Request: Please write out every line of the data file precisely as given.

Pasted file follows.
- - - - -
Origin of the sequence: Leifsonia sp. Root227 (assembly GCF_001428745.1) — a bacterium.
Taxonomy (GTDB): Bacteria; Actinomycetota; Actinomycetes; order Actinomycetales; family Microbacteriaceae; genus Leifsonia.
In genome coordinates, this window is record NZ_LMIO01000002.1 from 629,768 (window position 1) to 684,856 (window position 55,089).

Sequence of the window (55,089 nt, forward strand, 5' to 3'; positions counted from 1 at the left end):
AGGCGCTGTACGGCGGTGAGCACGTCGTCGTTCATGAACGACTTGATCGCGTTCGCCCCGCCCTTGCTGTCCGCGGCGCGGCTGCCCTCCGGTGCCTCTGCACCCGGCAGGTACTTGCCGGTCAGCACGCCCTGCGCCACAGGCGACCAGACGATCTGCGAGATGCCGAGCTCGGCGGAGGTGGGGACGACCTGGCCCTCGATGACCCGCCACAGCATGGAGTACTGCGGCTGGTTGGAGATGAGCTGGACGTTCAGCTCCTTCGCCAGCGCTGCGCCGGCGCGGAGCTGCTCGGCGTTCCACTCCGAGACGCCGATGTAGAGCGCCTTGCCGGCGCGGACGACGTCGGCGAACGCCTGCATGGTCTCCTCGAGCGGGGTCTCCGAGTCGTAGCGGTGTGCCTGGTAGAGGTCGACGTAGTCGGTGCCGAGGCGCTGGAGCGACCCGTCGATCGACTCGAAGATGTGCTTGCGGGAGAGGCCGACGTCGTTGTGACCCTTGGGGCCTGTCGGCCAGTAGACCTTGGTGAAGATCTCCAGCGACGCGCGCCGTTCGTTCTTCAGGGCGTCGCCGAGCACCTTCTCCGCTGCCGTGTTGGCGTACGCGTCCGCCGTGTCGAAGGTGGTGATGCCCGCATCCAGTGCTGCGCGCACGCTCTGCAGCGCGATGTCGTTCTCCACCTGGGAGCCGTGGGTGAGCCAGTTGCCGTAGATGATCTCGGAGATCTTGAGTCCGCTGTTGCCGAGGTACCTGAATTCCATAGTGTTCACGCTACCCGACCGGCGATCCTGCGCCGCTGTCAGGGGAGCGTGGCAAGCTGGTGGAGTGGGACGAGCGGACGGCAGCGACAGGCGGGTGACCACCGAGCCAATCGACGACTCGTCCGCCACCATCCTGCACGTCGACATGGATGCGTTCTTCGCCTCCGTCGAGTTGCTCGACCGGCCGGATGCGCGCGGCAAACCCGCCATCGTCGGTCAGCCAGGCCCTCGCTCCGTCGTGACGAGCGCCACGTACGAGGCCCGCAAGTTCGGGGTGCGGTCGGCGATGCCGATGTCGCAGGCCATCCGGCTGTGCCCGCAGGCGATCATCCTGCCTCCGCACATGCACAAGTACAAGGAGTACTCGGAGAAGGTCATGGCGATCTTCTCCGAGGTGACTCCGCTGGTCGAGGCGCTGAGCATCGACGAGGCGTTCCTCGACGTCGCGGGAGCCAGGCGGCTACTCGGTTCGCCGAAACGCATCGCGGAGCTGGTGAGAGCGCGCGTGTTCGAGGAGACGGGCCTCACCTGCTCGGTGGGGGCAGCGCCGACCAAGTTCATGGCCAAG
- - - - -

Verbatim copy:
Origin of the sequence: Leifsonia sp. Root227 (assembly GCF_001428745.1) — a bacterium.
Taxonomy (GTDB): Bacteria; Actinomycetota; Actinomycetes; order Actinomycetales; family Microbacteriaceae; genus Leifsonia.
In genome coordinates, this window is record NZ_LMIO01000002.1 from 629,768 (window position 1) to 684,856 (window position 55,089).

Sequence of the window (55,089 nt, forward strand, 5' to 3'; positions counted from 1 at the left end):
AGGCGCTGTACGGCGGTGAGCACGTCGTCGTTCATGAACGACTTGATCGCGTTCGCCCCGCCCTTGCTGTCCGCGGCGCGGCTGCCCTCCGGTGCCTCTGCACCCGGCAGGTACTTGCCGGTCAGCACGCCCTGCGCCACAGGCGACCAGACGATCTGCGAGATGCCGAGCTCGGCGGAGGTGGGGACGACCTGGCCCTCGATGACCCGCCACAGCATGGAGTACTGCGGCTGGTTGGAGATGAGCTGGACGTTCAGCTCCTTCGCCAGCGCTGCGCCGGCGCGGAGCTGCTCGGCGTTCCACTCCGAGACGCCGATGTAGAGCGCCTTGCCGGCGCGGACGACGTCGGCGAACGCCTGCATGGTCTCCTCGAGCGGGGTCTCCGAGTCGTAGCGGTGTGCCTGGTAGAGGTCGACGTAGTCGGTGCCGAGGCGCTGGAGCGACCCGTCGATCGACTCGAAGATGTGCTTGCGGGAGAGGCCGACGTCGTTGTGACCCTTGGGGCCTGTCGGCCAGTAGACCTTGGTGAAGATCTCCAGCGACGCGCGCCGTTCGTTCTTCAGGGCGTCGCCGAGCACCTTCTCCGCTGCCGTGTTGGCGTACGCGTCCGCCGTGTCGAAGGTGGTGATGCCCGCATCCAGTGCTGCGCGCACGCTCTGCAGCGCGATGTCGTTCTCCACCTGGGAGCCGTGGGTGAGCCAGTTGCCGTAGATGATCTCGGAGATCTTGAGTCCGCTGTTGCCGAGGTACCTGAATTCCATAGTGTTCACGCTACCCGACCGGCGATCCTGCGCCGCTGTCAGGGGAGCGTGGCAAGCTGGTGGAGTGGGACGAGCGGACGGCAGCGACAGGCGGGTGACCACCGAGCCAATCGACGACTCGTCCGCCACCATCCTGCACGTCGACATGGATGCGTTCTTCGCCTCCGTCGAGTTGCTCGACCGGCCGGATGCGCGCGGCAAACCCGCCATCGTCGGTCAGCCAGGCCCTCGCTCCGTCGTGACGAGCGCCACGTACGAGGCCCGCAAGTTCGGGGTGCGGTCGGCGATGCCGATGTCGCAGGCCATCCGGCTGTGCCCGCAGGCGATCATCCTGCCTCCGCACATGCACAAGTACAAGGAGTACTCGGAGAAGGTCATGGCGATCTTCTCCGAGGTGACTCCGCTGGTCGAGGCGCTGAGCATCGACGAGGCGTTCCTCGACGTCGCGGGAGCCAGGCGGCTACTCGGTTCGCCGAAACGCATCGCGGAGCTGGTGAGAGCGCGCGTGTTCGAGGAGACGGGCCTCACCTGCTCGGTGGGGGCAGCGCCGACCAAGTTCATGGCCAAG